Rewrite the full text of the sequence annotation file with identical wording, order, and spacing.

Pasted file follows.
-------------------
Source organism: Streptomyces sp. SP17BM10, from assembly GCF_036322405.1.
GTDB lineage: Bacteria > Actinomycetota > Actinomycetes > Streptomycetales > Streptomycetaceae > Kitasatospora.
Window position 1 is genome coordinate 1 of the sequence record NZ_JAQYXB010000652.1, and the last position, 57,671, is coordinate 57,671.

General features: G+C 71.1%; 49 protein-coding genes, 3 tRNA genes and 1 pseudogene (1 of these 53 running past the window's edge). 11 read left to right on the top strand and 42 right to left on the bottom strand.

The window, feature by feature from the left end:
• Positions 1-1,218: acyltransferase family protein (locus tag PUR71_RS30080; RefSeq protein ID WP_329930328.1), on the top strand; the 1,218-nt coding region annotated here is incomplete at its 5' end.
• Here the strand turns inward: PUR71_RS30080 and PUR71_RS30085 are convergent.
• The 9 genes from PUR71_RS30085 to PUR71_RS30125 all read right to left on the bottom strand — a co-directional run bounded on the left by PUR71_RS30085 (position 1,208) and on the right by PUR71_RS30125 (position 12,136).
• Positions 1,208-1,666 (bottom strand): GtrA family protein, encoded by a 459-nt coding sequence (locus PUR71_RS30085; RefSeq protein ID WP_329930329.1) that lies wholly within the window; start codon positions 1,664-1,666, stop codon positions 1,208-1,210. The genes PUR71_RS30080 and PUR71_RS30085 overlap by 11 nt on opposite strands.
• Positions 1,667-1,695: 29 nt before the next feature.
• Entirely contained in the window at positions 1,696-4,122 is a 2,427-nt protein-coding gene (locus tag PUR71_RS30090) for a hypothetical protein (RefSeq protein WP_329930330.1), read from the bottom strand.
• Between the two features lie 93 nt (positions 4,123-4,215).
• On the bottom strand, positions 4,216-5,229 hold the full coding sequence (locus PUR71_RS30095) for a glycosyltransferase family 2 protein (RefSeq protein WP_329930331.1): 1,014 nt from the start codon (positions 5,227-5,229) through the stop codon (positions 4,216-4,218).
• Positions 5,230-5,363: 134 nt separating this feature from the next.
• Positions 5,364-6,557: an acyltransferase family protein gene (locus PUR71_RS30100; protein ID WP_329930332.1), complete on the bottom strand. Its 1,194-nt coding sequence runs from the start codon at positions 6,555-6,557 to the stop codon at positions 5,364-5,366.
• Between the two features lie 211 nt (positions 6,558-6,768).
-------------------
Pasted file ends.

Source organism: Streptomyces sp. SP17BM10, from assembly GCF_036322405.1.
GTDB lineage: Bacteria > Actinomycetota > Actinomycetes > Streptomycetales > Streptomycetaceae > Kitasatospora.
Window position 1 is genome coordinate 1 of the sequence record NZ_JAQYXB010000652.1, and the last position, 57,671, is coordinate 57,671.

General features: G+C 71.1%; 49 protein-coding genes, 3 tRNA genes and 1 pseudogene (1 of these 53 running past the window's edge). 11 read left to right on the top strand and 42 right to left on the bottom strand.

The window, feature by feature from the left end:
• Positions 1-1,218: acyltransferase family protein (locus tag PUR71_RS30080; RefSeq protein ID WP_329930328.1), on the top strand; the 1,218-nt coding region annotated here is incomplete at its 5' end.
• Here the strand turns inward: PUR71_RS30080 and PUR71_RS30085 are convergent.
• The 9 genes from PUR71_RS30085 to PUR71_RS30125 all read right to left on the bottom strand — a co-directional run bounded on the left by PUR71_RS30085 (position 1,208) and on the right by PUR71_RS30125 (position 12,136).
• Positions 1,208-1,666 (bottom strand): GtrA family protein, encoded by a 459-nt coding sequence (locus PUR71_RS30085; RefSeq protein ID WP_329930329.1) that lies wholly within the window; start codon positions 1,664-1,666, stop codon positions 1,208-1,210. The genes PUR71_RS30080 and PUR71_RS30085 overlap by 11 nt on opposite strands.
• Positions 1,667-1,695: 29 nt before the next feature.
• Entirely contained in the window at positions 1,696-4,122 is a 2,427-nt protein-coding gene (locus tag PUR71_RS30090) for a hypothetical protein (RefSeq protein WP_329930330.1), read from the bottom strand.
• Between the two features lie 93 nt (positions 4,123-4,215).
• On the bottom strand, positions 4,216-5,229 hold the full coding sequence (locus PUR71_RS30095) for a glycosyltransferase family 2 protein (RefSeq protein WP_329930331.1): 1,014 nt from the start codon (positions 5,227-5,229) through the stop codon (positions 4,216-4,218).
• Positions 5,230-5,363: 134 nt separating this feature from the next.
• Positions 5,364-6,557: an acyltransferase family protein gene (locus PUR71_RS30100; protein ID WP_329930332.1), complete on the bottom strand. Its 1,194-nt coding sequence runs from the start codon at positions 6,555-6,557 to the stop codon at positions 5,364-5,366.
• Between the two features lie 211 nt (positions 6,558-6,768).